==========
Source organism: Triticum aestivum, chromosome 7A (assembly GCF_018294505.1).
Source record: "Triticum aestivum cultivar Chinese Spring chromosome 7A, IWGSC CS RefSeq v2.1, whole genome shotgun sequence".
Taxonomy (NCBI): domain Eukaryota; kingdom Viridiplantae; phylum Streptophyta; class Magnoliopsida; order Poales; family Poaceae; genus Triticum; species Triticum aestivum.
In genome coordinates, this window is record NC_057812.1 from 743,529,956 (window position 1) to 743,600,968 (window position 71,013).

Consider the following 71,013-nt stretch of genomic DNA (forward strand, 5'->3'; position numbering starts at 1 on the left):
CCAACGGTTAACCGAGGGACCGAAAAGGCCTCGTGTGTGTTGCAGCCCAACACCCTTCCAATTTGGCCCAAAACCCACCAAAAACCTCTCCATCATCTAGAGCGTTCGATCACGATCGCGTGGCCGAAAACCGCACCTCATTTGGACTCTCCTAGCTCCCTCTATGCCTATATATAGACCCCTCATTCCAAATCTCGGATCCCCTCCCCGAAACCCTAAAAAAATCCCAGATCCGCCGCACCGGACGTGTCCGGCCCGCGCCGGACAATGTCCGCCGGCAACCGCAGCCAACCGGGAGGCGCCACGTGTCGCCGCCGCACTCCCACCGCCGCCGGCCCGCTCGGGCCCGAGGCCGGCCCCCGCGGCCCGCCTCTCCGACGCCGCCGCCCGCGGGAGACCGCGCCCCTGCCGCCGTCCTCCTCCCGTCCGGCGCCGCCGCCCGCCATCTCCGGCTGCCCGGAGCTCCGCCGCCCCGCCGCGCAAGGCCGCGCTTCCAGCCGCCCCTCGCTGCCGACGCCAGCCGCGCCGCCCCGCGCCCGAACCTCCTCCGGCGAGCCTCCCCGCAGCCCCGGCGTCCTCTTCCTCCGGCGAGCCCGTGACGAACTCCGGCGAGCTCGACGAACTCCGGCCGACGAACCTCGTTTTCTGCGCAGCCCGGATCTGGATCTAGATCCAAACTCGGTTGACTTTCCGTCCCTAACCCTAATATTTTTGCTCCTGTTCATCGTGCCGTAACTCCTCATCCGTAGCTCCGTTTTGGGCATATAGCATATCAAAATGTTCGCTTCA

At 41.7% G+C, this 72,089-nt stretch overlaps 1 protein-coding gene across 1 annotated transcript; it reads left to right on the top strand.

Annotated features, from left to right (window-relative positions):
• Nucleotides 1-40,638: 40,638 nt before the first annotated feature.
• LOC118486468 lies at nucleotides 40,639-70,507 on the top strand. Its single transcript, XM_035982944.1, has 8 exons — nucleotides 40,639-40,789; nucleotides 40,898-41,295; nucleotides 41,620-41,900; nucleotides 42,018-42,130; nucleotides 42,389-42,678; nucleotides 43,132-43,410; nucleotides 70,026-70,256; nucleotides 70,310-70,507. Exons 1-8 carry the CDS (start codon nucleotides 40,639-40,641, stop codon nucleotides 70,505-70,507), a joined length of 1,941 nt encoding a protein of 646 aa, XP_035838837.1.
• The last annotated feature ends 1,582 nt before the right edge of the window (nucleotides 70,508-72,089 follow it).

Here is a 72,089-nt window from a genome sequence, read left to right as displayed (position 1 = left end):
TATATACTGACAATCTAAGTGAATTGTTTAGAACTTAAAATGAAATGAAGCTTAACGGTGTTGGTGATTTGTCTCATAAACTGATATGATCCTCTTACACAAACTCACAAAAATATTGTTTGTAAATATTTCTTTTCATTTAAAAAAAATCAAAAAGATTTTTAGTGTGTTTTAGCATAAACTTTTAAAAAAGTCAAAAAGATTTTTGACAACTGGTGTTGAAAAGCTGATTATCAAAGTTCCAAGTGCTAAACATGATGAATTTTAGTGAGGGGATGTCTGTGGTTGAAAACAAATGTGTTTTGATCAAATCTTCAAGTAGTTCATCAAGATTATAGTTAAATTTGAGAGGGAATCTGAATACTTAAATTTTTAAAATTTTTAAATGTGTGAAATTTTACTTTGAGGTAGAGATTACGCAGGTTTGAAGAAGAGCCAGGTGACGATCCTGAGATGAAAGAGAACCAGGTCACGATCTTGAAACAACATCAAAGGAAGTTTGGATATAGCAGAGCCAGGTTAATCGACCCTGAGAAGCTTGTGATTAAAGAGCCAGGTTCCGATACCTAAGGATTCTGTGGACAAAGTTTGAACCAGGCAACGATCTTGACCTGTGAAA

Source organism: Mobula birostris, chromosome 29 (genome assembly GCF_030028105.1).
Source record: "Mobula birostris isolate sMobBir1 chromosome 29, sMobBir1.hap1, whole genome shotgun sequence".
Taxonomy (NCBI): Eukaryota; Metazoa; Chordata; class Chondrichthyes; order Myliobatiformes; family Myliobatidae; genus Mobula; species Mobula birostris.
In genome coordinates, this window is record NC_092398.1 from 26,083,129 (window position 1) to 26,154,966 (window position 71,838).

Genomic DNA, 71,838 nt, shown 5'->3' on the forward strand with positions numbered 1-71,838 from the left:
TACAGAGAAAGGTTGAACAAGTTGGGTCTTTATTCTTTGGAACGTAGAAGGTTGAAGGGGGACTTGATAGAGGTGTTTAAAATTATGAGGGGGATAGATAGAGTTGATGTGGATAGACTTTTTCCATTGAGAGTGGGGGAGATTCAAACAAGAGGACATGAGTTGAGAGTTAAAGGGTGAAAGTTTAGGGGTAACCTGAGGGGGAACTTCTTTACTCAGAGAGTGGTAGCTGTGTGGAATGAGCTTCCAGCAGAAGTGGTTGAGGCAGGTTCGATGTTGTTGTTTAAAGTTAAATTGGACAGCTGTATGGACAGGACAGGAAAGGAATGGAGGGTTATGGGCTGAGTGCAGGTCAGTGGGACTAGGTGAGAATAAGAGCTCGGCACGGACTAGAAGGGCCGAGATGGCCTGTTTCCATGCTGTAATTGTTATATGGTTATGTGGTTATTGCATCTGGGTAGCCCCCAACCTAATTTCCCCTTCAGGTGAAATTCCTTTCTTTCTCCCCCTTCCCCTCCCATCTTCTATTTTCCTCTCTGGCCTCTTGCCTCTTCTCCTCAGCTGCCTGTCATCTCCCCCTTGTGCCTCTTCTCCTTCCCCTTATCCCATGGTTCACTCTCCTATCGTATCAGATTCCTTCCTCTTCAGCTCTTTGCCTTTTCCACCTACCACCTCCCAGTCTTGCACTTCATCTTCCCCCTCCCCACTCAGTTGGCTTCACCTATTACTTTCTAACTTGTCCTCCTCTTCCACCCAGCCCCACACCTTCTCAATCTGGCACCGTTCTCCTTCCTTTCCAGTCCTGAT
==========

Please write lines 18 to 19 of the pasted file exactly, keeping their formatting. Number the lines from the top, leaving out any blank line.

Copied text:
Genomic DNA, 71,838 nt, shown 5'->3' on the forward strand with positions numbered 1-71,838 from the left:
TACAGAGAAAGGTTGAACAAGTTGGGTCTTTATTCTTTGGAACGTAGAAGGTTGAAGGGGGACTTGATAGAGGTGTTTAAAATTATGAGGGGGATAGATAGAGTTGATGTGGATAGACTTTTTCCATTGAGAGTGGGGGAGATTCAAACAAGAGGACATGAGTTGAGAGTTAAAGGGTGAAAGTTTAGGGGTAACCTGAGGGGGAACTTCTTTACTCAGAGAGTGGTAGCTGTGTGGAATGAGCTTCCAGCAGAAGTGGTTGAGGCAGGTTCGATGTTGTTGTTTAAAGTTAAATTGGACAGCTGTATGGACAGGACAGGAAAGGAATGGAGGGTTATGGGCTGAGTGCAGGTCAGTGGGACTAGGTGAGAATAAGAGCTCGGCACGGACTAGAAGGGCCGAGATGGCCTGTTTCCATGCTGTAATTGTTATATGGTTATGTGGTTATTGCATCTGGGTAGCCCCCAACCTAATTTCCCCTTCAGGTGAAATTCCTTTCTTTCTCCCCCTTCCCCTCCCATCTTCTATTTTCCTCTCTGGCCTCTTGCCTCTTCTCCTCAGCTGCCTGTCATCTCCCCCTTGTGCCTCTTCTCCTTCCCCTTATCCCATGGTTCACTCTCCTATCGTATCAGATTCCTTCCTCTTCAGCTCTTTGCCTTTTCCACCTACCACCTCCCAGTCTTGCACTTCATCTTCCCCCTCCCCACTCAGTTGGCTTCACCTATTACTTTCTAACTTGTCCTCCTCTTCCACCCAGCCCCACACCTTCTCAATCTGGCACCGTTCTCCTTCCTTTCCAGTCCTGAT